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How to not get caught off-guard by the IRS when claiming the Bona fide residence status

How to not get caught off-guard by the IRS when claiming the Bona fide residence status

Most American expatriates are familiar with the term - Bona Fide Residency. Many even know that the Bona Fide Residency test is preferred over the Physical Presence Test. Why? Bona Fide Residency gives the expat the luxury of spending a month-long vacation in California, Thanksgiving week at the parents' house in Jersey, and the winter holiday season in Vermont without having to worry about the dreadful 330 days count. (Provided one has resources and desire to fly in and out of the United States).

Very few, however, understand who can qualify as a Bona Fide Resident in the foreign country and who can not. In our practice we often encounter expats who made the mistake of using BFR status which was later disallowed by the IRS. The purpose of this article is to explain in simple terms when one can claim this status and how to not get caught off-guard by the IRS by doing it improperly. Lastly we will explain the consequences of claiming the status and having it later rejected by the IRS and how we can help you.

First let's start at the source. The IRS Publication 54 reads:

Questions of bona fide residence are determined according to each individual case, taking into account such factors as your intention or the purpose of your trip and the nature and length of your stay abroad.

Determined according to each individual case, ha! Not the most reassuring of definitions. Further reading reveals:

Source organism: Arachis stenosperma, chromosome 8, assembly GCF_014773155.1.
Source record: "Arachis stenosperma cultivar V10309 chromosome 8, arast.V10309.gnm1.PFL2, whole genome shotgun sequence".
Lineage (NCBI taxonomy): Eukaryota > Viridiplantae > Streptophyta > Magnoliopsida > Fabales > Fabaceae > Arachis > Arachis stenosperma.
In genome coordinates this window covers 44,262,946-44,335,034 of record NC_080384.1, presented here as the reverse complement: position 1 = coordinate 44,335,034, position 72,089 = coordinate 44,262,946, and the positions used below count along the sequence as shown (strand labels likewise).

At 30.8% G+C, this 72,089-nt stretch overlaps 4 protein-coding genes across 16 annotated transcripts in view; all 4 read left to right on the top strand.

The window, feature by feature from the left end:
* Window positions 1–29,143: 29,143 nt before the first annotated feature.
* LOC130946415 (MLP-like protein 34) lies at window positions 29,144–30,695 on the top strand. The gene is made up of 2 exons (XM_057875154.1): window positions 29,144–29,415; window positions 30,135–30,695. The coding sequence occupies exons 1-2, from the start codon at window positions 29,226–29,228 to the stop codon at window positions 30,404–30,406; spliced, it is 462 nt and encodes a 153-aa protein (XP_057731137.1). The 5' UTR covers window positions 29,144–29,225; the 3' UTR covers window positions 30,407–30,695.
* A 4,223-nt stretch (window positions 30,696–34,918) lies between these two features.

"To qualify for bona fide residence, you must reside in a foreign country for an uninterrupted period that includes an entire tax year. An entire tax year is from January 1 through December 31 for taxpayers who file their income tax returns on a calendar year basis."

Well, what if you spent the entire year in Timbuktu and the following year you want to claim a Bona Fide Residency qualification? Here goes the next paragraph:

"You do not automatically acquire bona fide resident status merely by living in a foreign country or countries for 1 year."

Some expats, confused by these instructions, decide to double-proof their qualification for the foreign earned income exclusion and fill out both sections on form 2555EZ; Bona Fide Residency Test and Physical Presence Test. Usually it happens to those who think their taxes are so simple, the 2555EZ form will intuitively guide them through. The results are devastating.

Irrespective of the fact that the taxpayer could have qualified for the foreign earned income exclusion through one of the tests, the IRS automatically rejects foreign income exclusion when both sections are filled. The term "rejects" does not mean that the IRS sends you a note notifying you of your mistake and to kindly resend the amended form. Instead, the IRS accepts your tax return as is, yet treats the excluded income as taxable. Since examination usually occurs 18 to 24 months after filing, the IRS adds the interest accumulated over time and to "sweeten the deal", "Accuracy-related" penalties.

Hence, what are the criteria the IRS takes into account to make the determination on each individual case?

  • First and foremost, one of the most important considerations in establishing bona fide residency is actually your physical presence, though this is distinct from the 330-day requirement of the physical presence test. It's a slippery slope because there is no hard-and-fast rule about what number of days qualifies or disqualifies bona fide residency. However, each additional day spent in the US may be a minor mark against bona fide residency. Certainly, a bona fide residency claim with 300 days in the US is likely to be challenged by the IRS.
  • The second criterion is the correct answer to the question on line 13a of form 2555, "Have you submitted a statement to the authorities of the foreign country where you claim bona fide residence that you are not a resident of that country?" The answer should always be No. Question 13b , "Are you required to pay income tax to the country where you claim bona fide residence?" is ambiguous. Generally, it is better to answer "Yes". What if you live in a tax heaven country without income tax? Answering "Yes" would be a lie. Then, answer "No". If other conditions for the Bona Fide residency are met, you will not become disqualified by the negative answer to this question.